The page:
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Labor & Employment Law

: Strategic HR Lawyer

New York City Workplace Religious Freedom Act Subjects Employers to Expanded Religious Accommodation Obligations


Title VII of the Civil Rights Act, the New York State Human Rights Law, and the New York City Human Rights Law all protect employees from workplace discrimination based on religious beliefs and practices. They also impose an obligation on New York employers to provide reasonable accommodation for the religious needs and practices of employees and prospective employees.

On August 30, 2011, New York City's Mayor Michael Bloomberg signed legislation called 'The Workplace Religious Freedom Act' which clarifies the standard that almost all New York employers must adhere to when evaluating an employee's request for a religious accommodation.  The City law already prohibits employers from imposing any terms or conditions that would require an individual to violate or forego a practice of his or her religion as a condition of obtaining or retaining employment, and requires employers to reasonably accommodate the religious needs of the individual, provided that the accommodation does not cause an 'undue hardship' in the conduct of the business.

The New York City Human Rights Law currently does not require an employer to provide a religious accommodation to its New York City employees if doing so would pose an 'undue hardship'. It provides the following non-exhaustive list of factors to be considered when evaluating the presence of an 'undue hardship':

  • The nature and cost of the accommodation;
  • The overall financial resources of the facility or facilities involved in the provision of the reasonable accommodation; the number of person employed at the facility; the effect on expenses and resources, or the impact otherwise of such accommodation upon the operation of the facility;
  • The overall financial resources of the covered entity; the overall size of the business of a covered entity with regard to the number of employees, the number, type and location of its facilities; and
  • The type of operation(s) of the covered entity, including composition, structure, and functions of the workforce of such entity; and the geographic separateness, administrative, or fiscal relationship of the facility or facilities in question to the covered entity.

The absence of a definition for 'undue hardship' in the City law has, at times, resulted in employers and courts applying the 'de minimis cost or burden' standard found in Title VII when interpreting the meaning. The Workplace Religious Freedom Act imposes the following strict standard for establishing 'undue hardship' while reiterating that it is the employer's burden to demonstrate 'undue hardship':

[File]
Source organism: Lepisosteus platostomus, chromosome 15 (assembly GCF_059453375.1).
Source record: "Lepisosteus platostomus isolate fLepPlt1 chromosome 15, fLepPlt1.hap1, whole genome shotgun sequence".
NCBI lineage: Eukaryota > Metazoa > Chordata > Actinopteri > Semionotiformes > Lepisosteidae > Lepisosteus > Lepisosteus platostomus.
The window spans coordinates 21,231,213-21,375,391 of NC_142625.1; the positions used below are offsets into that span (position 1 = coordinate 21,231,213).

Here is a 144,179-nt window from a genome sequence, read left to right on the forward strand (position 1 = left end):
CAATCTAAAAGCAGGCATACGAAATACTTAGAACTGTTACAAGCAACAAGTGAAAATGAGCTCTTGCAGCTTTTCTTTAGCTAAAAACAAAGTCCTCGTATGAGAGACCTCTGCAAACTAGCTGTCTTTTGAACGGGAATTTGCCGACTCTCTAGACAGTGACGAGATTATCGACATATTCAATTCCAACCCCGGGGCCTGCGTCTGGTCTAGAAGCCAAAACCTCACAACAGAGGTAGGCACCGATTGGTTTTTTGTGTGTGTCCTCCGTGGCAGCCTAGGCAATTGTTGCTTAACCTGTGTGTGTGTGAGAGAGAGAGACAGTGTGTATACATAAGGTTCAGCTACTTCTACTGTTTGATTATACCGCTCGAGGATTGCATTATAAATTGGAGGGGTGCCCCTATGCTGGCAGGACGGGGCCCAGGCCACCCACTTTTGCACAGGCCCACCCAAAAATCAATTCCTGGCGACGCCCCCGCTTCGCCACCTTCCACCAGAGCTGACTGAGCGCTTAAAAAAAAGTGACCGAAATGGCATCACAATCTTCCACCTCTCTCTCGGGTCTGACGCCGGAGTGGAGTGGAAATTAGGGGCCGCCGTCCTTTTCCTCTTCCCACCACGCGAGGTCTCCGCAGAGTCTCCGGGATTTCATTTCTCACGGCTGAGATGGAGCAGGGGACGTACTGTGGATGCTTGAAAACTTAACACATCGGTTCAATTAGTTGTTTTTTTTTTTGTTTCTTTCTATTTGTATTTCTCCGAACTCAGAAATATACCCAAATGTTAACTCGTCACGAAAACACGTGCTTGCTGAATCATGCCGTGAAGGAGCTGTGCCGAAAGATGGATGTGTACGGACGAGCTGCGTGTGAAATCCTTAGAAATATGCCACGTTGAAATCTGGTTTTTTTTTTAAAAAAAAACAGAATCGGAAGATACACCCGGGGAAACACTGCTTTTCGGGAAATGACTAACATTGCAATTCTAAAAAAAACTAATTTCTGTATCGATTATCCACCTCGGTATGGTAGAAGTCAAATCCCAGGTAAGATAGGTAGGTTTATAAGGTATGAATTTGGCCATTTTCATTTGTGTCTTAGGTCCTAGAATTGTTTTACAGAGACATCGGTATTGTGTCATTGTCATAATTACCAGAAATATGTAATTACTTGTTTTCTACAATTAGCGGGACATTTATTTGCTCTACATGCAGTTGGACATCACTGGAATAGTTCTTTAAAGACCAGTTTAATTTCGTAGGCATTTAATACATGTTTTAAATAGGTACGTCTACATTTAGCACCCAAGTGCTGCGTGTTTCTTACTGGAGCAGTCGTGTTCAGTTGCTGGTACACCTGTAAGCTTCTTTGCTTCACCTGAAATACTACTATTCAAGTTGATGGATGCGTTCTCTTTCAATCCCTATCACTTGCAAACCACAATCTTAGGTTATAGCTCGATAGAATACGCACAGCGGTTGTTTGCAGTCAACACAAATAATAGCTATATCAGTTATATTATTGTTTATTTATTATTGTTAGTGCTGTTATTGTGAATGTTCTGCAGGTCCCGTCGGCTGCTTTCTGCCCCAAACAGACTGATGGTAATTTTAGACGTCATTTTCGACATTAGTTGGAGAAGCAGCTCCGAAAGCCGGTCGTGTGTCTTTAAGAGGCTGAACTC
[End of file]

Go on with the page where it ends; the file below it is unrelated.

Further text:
'Undue hardship' shall mean 'an accommodation requiring significant expense or difficulty (including a significant interference with the safe or efficient operation of the workplace or a violation of a bona fide seniority system).' Factors to be considered in determining whether the accommodation constitutes an undue economic hardship shall include, but not be limited to:

  • The identifiable cost of the accommodation, including the costs of loss of productivity and the cost of retaining or hiring of employees or transferring of employees from one facility to another, in relation to the size and operating cost of the employer.
  • The number of individuals who will need the particular accommodation to a sincerely held religious observance or practice, and
  • For an employer with multiple facilities, the degree to which the geographic separateness or administrative or fiscal relationship of the facilities will make the accommodation more difficult or expensive.

The Act also provides that employers in New York City can establish that a religious accommodation will result in an 'undue hardship' by showing that it will result in the employee's inability to perform the essential functions of his or her position. 

The remedies and penalties for engaging in unlawful religious discrimination are unchanged by this Act. The remedies for statutory violations may include reinstatement, back pay, compensatory and punitive damages and attorney's fees. An employer violating the Act also is also subject to a civil penalty of $125,000.

Employers should take caution when determining whether or not a religious accommodation is a 'reasonable' one or whether it causes an 'undue hardship'. Employers covered by the Workplace Religious Freedom Act should consider taking the following actions:

  • Review their procedures and policies, particularly those that prohibit religious discrimination, govern requests for religious accommodation, and/or set requirements with respect to personal appearance, to ensure they are up-to-date and consistent with the standard under the new City law;
  • Review job descriptions to ensure that the essential functions of each position are described accurately; and
  • Review the need to provide religious accommodations with Human Resources professionals and supervisors to ensure they know to engage in an individualize interactive process with employees who request religious accommodations and consider relevant factors, including those listed in the amended City law, before granting or denying a request.
  • Be aware that a request for a religious accommodation, which might have been denied in the past, may need to be revisited to ensure compliance with the City law.

Employers should ensure that all requests for religious accommodation are analyzed on an individual basis and ensure that all applicable policies are carefully reviewed.


Full post as published by Strategic HR Lawyer on September 08, 2011 (boomark / email).

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